I am requesting that both local districts take no further action on major curriculum shifts in math and science without first sending out email or other notifications to parents that such changes are under consideration.

 

I have served previously on local school committees and know that putting these items solely on Board agendas does not insure that the issues will receive the recognition and public discussion that they deserve.  The obviousness of this fact is plain to anyone who looks at the lengthy Board meeting agendas on the local district websites.

Furthermore such agenda items are often relegated to the end of lengthy meetings that deal with routine district business.  This requires parents to sit through a couple of hours of discussions irrelevant to their concerns before they can discuss issues that may have major impacts on their children!

As one parent said to me recently about the school systems, “They just wear you down” and make people give up.  Also if they do not like your opinion, one is often met with stony silence.

Regarding the SMUHSD science changes, I have met in person with both the Director of Curriculum and Assessment and later with Superintendent Skelly as I wrote previously on my blog.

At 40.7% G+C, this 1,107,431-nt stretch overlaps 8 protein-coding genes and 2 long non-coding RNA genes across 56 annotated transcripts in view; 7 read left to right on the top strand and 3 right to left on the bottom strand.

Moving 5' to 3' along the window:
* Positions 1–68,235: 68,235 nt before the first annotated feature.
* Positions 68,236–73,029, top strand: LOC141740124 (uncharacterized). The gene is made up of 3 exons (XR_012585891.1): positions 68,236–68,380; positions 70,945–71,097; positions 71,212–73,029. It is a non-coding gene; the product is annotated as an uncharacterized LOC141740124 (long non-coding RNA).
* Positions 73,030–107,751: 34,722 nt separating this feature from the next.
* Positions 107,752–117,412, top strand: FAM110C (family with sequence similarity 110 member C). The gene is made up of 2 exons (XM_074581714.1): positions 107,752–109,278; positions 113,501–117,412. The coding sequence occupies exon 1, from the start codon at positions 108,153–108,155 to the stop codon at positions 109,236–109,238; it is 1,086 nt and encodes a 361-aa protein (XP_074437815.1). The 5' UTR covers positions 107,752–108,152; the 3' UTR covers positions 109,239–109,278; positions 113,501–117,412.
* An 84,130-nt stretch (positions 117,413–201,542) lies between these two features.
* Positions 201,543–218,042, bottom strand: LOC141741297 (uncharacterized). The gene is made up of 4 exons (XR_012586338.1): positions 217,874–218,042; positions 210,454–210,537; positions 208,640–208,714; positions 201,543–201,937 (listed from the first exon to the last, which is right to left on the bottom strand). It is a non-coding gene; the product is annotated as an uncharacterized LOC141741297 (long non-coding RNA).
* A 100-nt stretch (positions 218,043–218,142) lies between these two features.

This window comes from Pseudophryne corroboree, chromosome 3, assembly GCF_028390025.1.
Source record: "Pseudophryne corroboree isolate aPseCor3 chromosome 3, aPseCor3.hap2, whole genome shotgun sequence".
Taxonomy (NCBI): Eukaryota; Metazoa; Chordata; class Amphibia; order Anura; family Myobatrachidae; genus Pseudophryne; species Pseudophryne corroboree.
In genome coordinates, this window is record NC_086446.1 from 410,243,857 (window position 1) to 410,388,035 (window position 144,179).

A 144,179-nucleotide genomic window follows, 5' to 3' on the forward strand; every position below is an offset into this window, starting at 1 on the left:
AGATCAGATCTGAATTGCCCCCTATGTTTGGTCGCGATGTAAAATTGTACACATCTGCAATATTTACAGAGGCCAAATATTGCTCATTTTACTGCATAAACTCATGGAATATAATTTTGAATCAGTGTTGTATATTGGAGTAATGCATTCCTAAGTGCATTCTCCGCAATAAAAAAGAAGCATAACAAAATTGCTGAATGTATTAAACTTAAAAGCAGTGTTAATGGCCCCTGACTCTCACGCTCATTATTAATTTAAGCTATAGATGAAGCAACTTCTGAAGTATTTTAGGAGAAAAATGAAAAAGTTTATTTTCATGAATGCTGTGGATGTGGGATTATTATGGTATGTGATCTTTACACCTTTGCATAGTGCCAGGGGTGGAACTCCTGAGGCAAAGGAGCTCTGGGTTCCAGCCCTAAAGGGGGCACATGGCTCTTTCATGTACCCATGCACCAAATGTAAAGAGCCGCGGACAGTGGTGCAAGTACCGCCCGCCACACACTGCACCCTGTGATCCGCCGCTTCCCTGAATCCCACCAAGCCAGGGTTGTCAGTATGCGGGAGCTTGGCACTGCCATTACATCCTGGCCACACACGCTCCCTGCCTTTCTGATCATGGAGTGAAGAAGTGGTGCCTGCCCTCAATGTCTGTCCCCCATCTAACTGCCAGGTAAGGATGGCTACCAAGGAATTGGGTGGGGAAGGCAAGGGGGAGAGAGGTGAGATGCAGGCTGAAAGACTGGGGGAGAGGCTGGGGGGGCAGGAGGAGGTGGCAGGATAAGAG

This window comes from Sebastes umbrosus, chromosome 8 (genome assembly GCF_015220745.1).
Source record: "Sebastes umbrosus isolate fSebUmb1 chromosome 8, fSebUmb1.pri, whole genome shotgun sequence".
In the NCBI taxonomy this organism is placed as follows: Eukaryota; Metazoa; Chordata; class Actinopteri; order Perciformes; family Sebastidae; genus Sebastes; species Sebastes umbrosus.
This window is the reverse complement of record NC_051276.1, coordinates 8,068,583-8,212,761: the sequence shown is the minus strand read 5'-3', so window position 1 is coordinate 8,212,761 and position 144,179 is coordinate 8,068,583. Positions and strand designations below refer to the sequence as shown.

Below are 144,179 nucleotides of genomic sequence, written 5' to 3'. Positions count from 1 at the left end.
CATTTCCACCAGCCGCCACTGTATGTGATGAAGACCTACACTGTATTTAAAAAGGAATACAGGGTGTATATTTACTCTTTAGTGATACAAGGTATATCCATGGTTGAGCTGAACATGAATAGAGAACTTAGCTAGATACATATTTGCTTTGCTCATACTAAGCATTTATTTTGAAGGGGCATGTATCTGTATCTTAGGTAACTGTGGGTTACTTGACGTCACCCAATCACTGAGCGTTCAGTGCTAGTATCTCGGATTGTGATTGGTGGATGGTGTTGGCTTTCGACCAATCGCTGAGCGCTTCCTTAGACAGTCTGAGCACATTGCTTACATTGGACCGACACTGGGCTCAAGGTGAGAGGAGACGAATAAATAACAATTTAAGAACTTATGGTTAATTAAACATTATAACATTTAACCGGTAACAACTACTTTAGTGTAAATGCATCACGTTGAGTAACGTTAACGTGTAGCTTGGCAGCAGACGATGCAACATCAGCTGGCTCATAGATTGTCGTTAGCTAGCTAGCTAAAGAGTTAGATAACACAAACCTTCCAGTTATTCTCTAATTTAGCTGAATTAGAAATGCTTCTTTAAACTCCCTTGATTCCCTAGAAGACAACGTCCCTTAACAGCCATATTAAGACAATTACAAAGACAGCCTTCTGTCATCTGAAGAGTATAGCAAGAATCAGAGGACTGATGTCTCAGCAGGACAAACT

Members of the SMUHSD Board have remained conspicuously silent for the last two weeks despite my having directed emails to them about this topic (I have also copied the SMFCSD Board).

Perhaps they have “public meeting” Brown Act concerns about replying to me, but the Board’s own Bylaws clearly state that “Individual contacts or conversations between a Board member and any other person are not subject to the Brown Act. (Government Code 54952.2)

I would still like to know directly from Board members what they thought was the rationale for making this science curriculum change without the availability of a standards-aligned textbook.

As I stated previously after my conversation with Superintendent Skelly (and I emphasize that it was a cordial discussion), I left the meeting with the feeling that, once again, this train has left the station and there is no way to recall it.

My ongoing purpose is therefore to try to ensure that these kind of decisions do not happen again without greater public scrutiny.

PLEASE, make sure that all parents in the both the SMUHSD and SMFCSD are notified by email or regular mail if another major curriculum change is contemplated, especially in mathematics.

Our children are more than test statistics to be used to illustrate progress for the local districts.  I see their problems one-on-one, face-to-face on a daily basis.  I just wish that others could do so as well; perhaps that would put an end to this.